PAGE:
Where cancer genomics should go next: A clinician's perspective

Arash Rafii Tabrizi, C. Touboul, H. Al Thani, Karsten Suhre, Joel Malek

Research output: Contribution to journalReview article

11 Citations (Scopus)

Abstract

Large-scale, genomic studies of specific tumors such as The Cancer Genome Atlas have provided a better understanding of the alterations of pathways involved in the development of solid tumors including glioblastoma, breast cancer, ovarian and endometrial cancers, colon cancer and lung squamous cell carcinoma. This tremendous effort of the scientific community has confirmed the view that cancer actually represents a wide variety of diseases originating from different organs. These studies showed that TP53 and PI3KCA are the two most mutated genes in all types of cancers and that 30-70%of all solid tumors harbor potentially 'actionable'mutationsthatcanbe exploitedfor patientstratificationor treatmentoptimization. Translationof thishuge oncogenomic data set to clinical application in personalized medicine programs is now the main challenge for the future. The gap between our basic knowledge and clinical application is still wide. Closing the gap will require translational personalized trials, which may initiate a radical change in our routine clinical practice in oncology.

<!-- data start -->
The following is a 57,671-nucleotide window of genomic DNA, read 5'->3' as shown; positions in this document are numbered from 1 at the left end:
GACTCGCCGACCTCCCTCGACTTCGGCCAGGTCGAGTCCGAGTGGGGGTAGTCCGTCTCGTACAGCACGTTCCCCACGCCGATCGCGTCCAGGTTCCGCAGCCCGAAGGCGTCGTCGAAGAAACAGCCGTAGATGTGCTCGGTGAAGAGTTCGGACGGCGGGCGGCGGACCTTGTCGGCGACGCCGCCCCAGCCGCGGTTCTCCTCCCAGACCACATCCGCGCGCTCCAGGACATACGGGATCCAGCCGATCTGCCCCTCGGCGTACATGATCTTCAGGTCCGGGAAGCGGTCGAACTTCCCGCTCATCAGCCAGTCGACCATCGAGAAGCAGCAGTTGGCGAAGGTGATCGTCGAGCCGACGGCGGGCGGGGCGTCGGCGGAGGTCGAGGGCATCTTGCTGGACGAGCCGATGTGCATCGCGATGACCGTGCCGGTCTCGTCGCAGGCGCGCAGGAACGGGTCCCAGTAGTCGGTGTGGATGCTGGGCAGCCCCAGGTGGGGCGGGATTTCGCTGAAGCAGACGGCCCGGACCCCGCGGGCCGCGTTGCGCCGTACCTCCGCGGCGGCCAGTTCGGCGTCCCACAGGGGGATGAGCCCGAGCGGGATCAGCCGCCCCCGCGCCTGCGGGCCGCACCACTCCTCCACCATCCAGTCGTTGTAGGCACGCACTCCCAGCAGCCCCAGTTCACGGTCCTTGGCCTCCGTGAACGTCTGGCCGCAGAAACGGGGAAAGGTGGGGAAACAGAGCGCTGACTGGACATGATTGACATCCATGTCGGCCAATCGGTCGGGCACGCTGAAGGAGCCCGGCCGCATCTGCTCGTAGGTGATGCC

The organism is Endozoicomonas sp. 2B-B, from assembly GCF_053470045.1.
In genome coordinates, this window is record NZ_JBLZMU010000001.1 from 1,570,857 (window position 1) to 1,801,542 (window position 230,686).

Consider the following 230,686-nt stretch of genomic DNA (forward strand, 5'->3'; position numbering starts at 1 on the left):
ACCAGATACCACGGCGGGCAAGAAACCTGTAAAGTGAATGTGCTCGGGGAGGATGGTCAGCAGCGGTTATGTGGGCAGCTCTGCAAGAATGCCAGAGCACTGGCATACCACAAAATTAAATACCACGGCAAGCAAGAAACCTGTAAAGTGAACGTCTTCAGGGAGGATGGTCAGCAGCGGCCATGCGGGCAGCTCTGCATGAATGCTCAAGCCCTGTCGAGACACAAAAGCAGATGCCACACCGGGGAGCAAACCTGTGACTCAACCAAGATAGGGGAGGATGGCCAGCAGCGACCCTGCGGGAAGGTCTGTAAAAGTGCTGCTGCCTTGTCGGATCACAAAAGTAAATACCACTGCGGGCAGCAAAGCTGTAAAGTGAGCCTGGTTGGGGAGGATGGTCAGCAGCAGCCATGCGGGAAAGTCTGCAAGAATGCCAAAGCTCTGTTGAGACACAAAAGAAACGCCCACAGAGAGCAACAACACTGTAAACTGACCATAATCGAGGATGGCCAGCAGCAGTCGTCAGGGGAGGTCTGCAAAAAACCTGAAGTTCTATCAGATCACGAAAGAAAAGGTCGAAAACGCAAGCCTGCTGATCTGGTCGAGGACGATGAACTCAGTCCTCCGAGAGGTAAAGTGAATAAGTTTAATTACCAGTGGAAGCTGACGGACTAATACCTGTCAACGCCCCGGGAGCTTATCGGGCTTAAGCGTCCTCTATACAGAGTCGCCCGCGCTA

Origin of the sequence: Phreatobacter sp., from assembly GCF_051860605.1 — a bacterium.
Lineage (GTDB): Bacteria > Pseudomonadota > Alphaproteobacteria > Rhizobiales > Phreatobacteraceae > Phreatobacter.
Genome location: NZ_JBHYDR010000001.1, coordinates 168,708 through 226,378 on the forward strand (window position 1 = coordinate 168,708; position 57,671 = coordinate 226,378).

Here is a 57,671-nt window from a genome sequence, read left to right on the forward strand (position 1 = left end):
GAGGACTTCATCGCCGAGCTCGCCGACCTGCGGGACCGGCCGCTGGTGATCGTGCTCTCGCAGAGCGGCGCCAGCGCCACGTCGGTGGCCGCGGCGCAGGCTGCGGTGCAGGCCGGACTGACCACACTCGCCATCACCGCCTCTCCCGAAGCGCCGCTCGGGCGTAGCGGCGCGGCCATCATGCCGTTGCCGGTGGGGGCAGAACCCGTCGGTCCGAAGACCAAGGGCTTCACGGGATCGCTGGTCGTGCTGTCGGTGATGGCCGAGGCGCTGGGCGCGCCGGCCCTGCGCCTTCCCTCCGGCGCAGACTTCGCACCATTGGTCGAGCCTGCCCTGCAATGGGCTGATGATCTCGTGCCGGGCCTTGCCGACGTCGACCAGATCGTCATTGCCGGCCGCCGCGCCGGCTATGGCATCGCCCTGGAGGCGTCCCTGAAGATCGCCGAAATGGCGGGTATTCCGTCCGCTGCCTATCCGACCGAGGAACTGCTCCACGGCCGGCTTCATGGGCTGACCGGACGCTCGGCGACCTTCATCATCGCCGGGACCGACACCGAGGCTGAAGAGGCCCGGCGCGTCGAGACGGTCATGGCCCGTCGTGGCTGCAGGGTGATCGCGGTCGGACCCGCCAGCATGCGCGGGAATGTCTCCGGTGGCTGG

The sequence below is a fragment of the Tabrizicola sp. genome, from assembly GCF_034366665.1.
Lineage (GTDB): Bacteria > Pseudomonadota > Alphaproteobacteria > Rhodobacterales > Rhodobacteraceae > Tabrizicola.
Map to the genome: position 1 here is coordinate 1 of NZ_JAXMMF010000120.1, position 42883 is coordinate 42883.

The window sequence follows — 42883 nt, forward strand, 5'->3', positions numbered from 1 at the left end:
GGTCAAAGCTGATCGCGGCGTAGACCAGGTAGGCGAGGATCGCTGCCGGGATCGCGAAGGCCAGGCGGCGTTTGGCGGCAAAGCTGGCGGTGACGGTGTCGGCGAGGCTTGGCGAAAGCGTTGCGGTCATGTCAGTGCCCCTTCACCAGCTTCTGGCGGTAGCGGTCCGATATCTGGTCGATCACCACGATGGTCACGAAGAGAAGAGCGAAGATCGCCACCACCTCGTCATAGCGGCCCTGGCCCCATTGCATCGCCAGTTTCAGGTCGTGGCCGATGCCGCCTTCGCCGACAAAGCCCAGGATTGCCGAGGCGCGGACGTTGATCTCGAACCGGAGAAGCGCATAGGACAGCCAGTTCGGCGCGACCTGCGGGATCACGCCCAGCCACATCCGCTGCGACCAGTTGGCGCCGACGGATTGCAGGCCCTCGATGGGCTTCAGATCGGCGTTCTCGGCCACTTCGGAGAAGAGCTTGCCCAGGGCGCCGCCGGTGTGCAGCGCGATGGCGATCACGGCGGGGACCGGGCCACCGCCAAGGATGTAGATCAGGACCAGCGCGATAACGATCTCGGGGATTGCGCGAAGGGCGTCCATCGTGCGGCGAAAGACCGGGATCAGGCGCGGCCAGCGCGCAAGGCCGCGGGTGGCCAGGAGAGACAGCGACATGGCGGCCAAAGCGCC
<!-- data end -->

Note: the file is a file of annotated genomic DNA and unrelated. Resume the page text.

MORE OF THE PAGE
Original languageEnglish
JournalHuman Molecular Genetics
Volume23
Issue numberR1
DOIs
Publication statusPublished - 2014

    Fingerprint

ASJC Scopus subject areas

  • Molecular Biology
  • Genetics
  • Genetics(clinical)

Cite this